As the year began drawing to a close, Kiku was eager to see what natural markers were seen as described in the seasonal almanac*.
For the five-day ‘ko’ beginning on the 16th December, the Chinese characters in the almanac indicated that a specific kind of fish was expected to be ‘flocking together’.
Boss Panda explained that when the almanac came from China, it would have indicated a fish such as a Chinese river perch, but that as this would not relate to Japan, it was one of the observations adjusted to suit the Japanese environment. Therefore it was now largely understood as ‘salmon swarm’. (鱖魚群/ さけのうをむらがる or sakenou o muragaru)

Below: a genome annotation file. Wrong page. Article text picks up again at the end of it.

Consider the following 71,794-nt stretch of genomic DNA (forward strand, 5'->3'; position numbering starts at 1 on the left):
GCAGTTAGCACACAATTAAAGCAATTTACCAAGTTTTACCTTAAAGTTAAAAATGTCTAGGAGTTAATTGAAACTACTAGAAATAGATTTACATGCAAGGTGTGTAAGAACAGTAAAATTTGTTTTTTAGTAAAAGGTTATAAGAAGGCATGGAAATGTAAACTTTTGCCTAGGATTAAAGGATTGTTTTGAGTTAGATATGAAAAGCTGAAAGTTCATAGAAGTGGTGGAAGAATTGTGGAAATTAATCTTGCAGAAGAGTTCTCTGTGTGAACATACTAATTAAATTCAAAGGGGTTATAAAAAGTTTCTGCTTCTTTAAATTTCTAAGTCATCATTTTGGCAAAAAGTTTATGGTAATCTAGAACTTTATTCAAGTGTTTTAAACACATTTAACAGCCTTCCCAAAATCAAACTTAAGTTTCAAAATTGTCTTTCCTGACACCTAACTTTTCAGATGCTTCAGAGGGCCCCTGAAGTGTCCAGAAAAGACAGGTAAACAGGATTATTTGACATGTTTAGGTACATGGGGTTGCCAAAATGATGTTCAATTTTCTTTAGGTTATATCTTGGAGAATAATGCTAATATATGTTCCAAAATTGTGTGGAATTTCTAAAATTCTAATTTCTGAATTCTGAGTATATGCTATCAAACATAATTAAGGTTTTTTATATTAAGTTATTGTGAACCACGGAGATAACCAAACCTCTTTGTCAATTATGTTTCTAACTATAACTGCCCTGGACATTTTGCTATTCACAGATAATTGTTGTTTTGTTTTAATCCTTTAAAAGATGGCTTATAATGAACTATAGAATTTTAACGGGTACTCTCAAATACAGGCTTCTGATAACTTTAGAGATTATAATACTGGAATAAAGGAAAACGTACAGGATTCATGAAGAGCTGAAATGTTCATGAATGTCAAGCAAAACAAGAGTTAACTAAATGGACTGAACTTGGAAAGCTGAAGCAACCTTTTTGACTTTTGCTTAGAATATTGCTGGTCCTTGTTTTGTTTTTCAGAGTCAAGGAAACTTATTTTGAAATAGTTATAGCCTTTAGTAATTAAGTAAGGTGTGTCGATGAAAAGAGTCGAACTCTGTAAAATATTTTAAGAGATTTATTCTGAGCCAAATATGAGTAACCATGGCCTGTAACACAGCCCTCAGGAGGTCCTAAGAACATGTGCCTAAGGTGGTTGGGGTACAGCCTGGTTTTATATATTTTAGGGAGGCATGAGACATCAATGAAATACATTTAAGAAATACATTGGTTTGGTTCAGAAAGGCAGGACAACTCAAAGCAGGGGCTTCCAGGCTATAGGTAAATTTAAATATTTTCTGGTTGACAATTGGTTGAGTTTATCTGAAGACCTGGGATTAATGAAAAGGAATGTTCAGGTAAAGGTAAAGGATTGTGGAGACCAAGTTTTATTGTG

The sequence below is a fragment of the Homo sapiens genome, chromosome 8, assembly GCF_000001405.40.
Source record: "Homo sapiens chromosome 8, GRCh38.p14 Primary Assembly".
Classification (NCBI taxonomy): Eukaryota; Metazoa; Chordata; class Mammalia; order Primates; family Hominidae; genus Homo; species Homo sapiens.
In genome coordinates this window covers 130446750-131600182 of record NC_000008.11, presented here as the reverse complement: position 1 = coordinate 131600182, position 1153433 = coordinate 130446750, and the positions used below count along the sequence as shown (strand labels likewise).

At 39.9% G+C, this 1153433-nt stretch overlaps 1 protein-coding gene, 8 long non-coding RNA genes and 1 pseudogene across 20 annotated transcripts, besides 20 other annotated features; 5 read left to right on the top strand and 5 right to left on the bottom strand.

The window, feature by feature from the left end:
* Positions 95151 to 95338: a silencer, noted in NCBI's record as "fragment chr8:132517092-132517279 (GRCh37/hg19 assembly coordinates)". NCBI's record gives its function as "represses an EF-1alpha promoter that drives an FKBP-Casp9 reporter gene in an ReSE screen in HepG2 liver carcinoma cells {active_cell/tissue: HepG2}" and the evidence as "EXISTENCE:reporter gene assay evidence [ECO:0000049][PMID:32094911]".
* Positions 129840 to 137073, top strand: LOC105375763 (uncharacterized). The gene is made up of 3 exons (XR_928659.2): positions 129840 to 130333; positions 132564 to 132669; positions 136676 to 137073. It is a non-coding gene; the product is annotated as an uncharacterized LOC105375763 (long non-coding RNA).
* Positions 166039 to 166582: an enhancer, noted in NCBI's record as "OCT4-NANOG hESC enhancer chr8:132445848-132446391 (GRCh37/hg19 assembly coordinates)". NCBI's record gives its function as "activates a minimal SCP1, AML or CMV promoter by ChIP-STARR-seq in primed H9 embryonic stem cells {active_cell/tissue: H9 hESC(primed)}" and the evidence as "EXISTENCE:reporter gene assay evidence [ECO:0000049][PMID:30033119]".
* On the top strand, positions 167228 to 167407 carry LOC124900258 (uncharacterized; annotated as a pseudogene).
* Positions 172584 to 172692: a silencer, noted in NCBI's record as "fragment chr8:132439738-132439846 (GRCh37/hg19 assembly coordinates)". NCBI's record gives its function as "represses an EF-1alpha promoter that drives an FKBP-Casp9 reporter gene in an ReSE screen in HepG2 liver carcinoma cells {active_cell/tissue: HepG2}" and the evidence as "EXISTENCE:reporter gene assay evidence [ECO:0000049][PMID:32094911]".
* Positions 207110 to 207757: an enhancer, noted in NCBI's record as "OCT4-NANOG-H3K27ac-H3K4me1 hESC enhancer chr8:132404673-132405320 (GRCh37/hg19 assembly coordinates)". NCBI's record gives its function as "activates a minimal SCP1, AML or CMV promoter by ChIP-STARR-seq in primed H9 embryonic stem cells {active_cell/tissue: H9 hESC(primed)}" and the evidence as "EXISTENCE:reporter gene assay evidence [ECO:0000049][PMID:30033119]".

Boss Panda continued, “In some parts of Japan including Tokyo, a traditional year-end gift to present to someone used to be a salted salmon. During the first few days of a New Year, specific dishes are eaten, known as Osechi Ryori_(お節料), and each dish has a specific meaning or significance. It used to be taboo to cook on New Year’s day and so a large amount of preserved food was prepared beforehand, with salting being a common method of preserving.”